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“Over the past 18 months household incomes have been significantly reduced, and we are fearful of the impact this is having and will continue to have on children. The Anti-Poverty Strategy set to be presented to the Executive is a big opportunity to change this.

“There is a huge opportunity here to protect childhoods. This is an area of investment the Executive needs to prioritise.

““There is political will here. But it is a huge indictment on our society that 24% of children have grown up in poverty here over the past ten years and we seem to have been comfortable with this - which is shocking. There has been a reticence by the Executive to make budgetary commitments.

“We need more investment in social security that puts more money in families’ pockets and that is the single most important thing in enabling families to support their children and do what they all want to do which is the very best for their child.

“Welfare is not sufficient for families to have dignity. One that we knew of, both parents were working, the mother was working part-time and had just had her second child when she got Covid and couldn’t work, then the father got Covid and lost his job and the rug was pulled out from beneath them and they got into debt. This is happening across the board.

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“Save the Children were able to give them a small grant and food vouchers which provided some relief - but it’s not enough and there are huge numbers of cases like this since the start of the pandemic.

Reductions in social security mean less family income and more stress in the home, meaning parents are under huge pressure to provide a healthy environment to raise their children in.”

The policy from central Tory government is that the route out of poverty is work, but what Peter Bryson makes clear is that increasingly in-work families are still subject to poverty.

“The narrative about work being the answer to eradicating child poverty is not true because many families with parents who both work in low wage jobs are still struggling to raise their families,” adds Bryson.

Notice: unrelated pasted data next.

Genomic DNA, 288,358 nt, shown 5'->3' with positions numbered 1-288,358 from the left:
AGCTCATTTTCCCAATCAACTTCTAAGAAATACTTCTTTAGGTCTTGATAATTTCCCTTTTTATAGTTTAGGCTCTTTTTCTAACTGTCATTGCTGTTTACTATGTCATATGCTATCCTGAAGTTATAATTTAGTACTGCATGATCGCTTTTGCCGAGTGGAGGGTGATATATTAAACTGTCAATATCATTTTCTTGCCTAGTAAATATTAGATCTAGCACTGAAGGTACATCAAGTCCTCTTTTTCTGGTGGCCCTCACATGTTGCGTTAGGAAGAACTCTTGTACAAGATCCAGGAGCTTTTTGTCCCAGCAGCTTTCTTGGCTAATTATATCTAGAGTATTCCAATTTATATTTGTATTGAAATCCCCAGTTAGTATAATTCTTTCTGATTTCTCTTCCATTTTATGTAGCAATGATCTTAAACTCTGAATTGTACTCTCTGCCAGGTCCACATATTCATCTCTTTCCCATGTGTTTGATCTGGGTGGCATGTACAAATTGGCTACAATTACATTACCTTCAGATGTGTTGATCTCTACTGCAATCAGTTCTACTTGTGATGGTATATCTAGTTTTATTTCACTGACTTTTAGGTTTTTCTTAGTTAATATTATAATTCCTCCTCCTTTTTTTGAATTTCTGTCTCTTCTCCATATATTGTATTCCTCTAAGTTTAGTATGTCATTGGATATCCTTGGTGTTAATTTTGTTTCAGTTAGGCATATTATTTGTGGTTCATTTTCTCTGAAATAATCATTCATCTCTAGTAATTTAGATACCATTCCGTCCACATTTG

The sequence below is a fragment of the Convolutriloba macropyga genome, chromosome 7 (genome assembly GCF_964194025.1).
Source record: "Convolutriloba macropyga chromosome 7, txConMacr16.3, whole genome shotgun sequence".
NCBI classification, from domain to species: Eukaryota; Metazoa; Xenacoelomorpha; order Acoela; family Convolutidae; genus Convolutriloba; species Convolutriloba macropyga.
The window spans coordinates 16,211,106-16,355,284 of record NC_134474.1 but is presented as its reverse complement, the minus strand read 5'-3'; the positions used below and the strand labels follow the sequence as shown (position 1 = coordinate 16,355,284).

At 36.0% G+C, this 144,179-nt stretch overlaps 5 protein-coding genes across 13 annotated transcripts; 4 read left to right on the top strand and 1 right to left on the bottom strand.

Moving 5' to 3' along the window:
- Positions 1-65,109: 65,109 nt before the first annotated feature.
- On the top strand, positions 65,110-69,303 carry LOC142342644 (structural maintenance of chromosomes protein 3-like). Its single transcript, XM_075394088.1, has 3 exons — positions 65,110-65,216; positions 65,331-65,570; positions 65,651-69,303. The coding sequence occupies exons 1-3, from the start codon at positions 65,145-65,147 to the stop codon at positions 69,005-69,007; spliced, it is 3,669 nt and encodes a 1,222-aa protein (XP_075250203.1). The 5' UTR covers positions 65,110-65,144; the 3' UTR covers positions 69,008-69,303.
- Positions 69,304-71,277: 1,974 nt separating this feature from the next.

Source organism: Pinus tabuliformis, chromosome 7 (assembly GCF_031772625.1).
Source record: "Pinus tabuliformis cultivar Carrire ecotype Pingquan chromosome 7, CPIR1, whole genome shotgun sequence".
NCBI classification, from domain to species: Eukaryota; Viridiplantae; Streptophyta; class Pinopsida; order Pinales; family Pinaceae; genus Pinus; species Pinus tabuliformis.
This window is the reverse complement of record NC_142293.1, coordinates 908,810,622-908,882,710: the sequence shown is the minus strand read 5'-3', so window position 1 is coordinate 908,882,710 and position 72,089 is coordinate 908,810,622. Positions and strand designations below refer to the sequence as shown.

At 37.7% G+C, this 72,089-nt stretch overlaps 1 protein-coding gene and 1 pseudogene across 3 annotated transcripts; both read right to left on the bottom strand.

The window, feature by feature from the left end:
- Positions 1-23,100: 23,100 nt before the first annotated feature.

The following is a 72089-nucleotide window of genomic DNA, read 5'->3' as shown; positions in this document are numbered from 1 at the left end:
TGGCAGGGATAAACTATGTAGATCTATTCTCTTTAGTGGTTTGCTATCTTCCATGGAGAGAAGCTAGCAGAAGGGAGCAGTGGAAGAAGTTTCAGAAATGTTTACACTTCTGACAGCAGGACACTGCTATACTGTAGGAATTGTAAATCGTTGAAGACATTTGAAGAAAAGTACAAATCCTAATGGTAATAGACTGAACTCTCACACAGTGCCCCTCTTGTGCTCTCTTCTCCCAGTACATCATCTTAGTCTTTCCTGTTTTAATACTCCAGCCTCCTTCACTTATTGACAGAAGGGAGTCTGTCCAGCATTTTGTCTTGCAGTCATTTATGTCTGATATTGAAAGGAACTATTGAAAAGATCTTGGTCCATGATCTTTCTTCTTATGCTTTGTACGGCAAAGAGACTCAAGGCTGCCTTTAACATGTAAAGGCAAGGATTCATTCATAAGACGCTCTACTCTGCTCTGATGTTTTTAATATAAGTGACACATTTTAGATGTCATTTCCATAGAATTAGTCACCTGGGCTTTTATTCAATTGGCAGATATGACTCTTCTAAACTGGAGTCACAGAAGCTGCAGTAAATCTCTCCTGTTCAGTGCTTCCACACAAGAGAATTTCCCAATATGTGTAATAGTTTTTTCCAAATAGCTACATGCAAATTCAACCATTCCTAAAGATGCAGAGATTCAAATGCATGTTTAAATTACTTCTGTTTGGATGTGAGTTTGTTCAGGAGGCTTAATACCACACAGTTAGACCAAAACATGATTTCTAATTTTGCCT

“The purpose of social security here should be to protect families and families with more than two children should not be penalised.”

Save the Children is focused on the alleviation of child poverty supporting families and schools to do their best for children and the huge importance of care for 0-5-year-olds in terms of developmental health.

They work in Belfast and Londonderry to make the early years system more impactful in terms of Sure Start and pre-school services.

“Are we comfortable with 24% of our children growing up in poverty? This statistic must go down,” adds Bryson. “The current welfare system is not fit for purpose.”

Alison Graham, chief executive of Child Poverty Action Group added: “The growth in child poverty can be stopped but it will take a range of actions and revoking the planned £20 cut in universal credit and tax credits is an essential first step. The policy choices we make can shape outcomes for children. Shielding them from poverty and its lifelong effects should be a top priority”.

Further measures recommended in the briefing paper, is a call for closure of loopholes in the welfare mitigations package: many households re protected from the benefit cap and bedroom tax through this package, but some households are still affected. Changing this would lift hundreds of families out of deep poverty at a cost of £150m. Another key recommendation is that child-related benefits be restored to 2009-10 levels because since then the child element in Universal Credit, child tax credit and child benefit have been cut. Such a move would lift a further 14,000 children out of poverty at a cost of £150m.

Peter Bryson, added: “We are at a turning point and the time to act for change is now. The Anti-Poverty Strategy is a golden opportunity for the Executive to tackle years of stubbornly high levels of poverty.”